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REWIND: Twitter chose Ghana as Africa HQ because of free speech, online freedom

Author:
Idris Shehu

It arrived with little shock. Nobody — no organisation — swats the federal government without getting clawed. So when Twitter deleted the message of President Muhammadu Buhari, who had threatened to deal with certain individuals in “the language they understand”, Nigerians knew a major reaction was coming.

Always, rebuttals come first. Lai Mohammed, minister of information, accused Twitter of “double standard”.  He described the platform as “suspect” and said it has an unknown “mission” in Nigeria.

“The mission of Twitter in Nigeria is very very suspect,” the minister had said.

“Has Twitter deleted the violent tweets that Nnamdi Kanu has been sending? The same Twitter, during the #ENDSARS protests, that was funding #ENDSARS protesters. 

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“You see, we are not going to be fooled by anybody. We have a country to rule and we will do so to the best of our ability. Twitter’s mission in Nigeria citing those two examples is very suspect. What is their agenda?”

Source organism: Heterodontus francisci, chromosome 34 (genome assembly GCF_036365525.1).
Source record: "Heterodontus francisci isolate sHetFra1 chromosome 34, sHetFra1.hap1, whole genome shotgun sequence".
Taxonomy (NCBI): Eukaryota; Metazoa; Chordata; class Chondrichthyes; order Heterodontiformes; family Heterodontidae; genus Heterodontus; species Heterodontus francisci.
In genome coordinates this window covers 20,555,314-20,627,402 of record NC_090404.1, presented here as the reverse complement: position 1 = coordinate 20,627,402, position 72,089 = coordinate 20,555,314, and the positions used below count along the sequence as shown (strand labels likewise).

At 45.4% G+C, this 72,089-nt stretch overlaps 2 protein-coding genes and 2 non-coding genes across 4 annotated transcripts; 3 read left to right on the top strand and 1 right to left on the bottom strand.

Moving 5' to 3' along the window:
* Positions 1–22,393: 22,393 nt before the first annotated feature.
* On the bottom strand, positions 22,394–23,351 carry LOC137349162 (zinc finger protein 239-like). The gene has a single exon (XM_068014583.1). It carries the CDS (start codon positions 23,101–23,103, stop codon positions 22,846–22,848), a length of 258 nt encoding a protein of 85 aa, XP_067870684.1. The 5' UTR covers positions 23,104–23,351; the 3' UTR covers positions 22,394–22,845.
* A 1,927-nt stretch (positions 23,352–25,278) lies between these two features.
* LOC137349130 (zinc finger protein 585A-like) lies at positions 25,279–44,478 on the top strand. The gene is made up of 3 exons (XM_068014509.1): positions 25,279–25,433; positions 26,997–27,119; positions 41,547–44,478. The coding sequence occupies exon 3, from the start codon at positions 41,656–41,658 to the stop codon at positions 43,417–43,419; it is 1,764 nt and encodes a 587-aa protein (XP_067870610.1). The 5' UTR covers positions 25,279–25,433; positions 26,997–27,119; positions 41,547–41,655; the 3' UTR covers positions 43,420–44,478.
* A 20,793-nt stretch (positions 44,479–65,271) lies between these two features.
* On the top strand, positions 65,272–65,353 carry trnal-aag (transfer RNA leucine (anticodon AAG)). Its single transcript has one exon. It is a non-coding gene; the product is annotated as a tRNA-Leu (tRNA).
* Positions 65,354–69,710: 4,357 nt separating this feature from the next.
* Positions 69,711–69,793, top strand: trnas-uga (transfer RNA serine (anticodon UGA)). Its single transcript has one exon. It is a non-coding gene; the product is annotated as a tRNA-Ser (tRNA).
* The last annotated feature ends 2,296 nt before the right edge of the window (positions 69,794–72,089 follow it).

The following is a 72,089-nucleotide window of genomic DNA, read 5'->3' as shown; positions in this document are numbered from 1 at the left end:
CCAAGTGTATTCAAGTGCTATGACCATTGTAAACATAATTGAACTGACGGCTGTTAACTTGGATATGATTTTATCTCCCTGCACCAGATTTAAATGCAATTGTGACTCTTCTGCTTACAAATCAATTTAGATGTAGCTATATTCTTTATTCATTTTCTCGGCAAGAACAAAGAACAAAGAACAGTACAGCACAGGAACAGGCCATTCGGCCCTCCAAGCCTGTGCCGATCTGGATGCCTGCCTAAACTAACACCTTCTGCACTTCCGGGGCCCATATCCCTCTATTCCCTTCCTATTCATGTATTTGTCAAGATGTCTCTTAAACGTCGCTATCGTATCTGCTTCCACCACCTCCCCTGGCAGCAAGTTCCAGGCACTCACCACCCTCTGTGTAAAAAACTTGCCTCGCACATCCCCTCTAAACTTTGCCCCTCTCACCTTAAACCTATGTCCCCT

To kill a dog, one must first give it a bad name. With the naming part done, down came the scythe. 

A few days after the aforementioned development, the federal government suspended the operations of Twitter in Nigeria.

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“The persistent use of the platform for activities that are capable of undermining Nigeria’s corporate existence,” read the statement. 

It all arrived with little shock. Even Twitter, itself, won’t be shocked. It may have anticipated such a move months ago. 

Ghana over Nigeria 

In April, the microblogging platform shunned Nigeria and established its African headquarters in Ghana instead, despite Nigerians’ enormous activity on the platform.

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Twitter said the decision was because Ghana is “the champion of democracy” and “a supporter of free speech, online freedom and the open internet”.

In a blog post, the social media giant praised the free operating room enabled by the Ghanaian authority. 

“As a champion for democracy, Ghana is a supporter of free speech, online freedom, and the open Internet, of which Twitter is also an advocate,” the statement had read.

“Furthermore, Ghana’s recent appointment to host The Secretariat of the African Continental Free Trade Area aligns with our overarching goal to establish a presence in the region that will support our efforts to improve and tailor our service across Africa.”

Almost two months after Nigeria was snubbed by Twitter, the case has judged itself.

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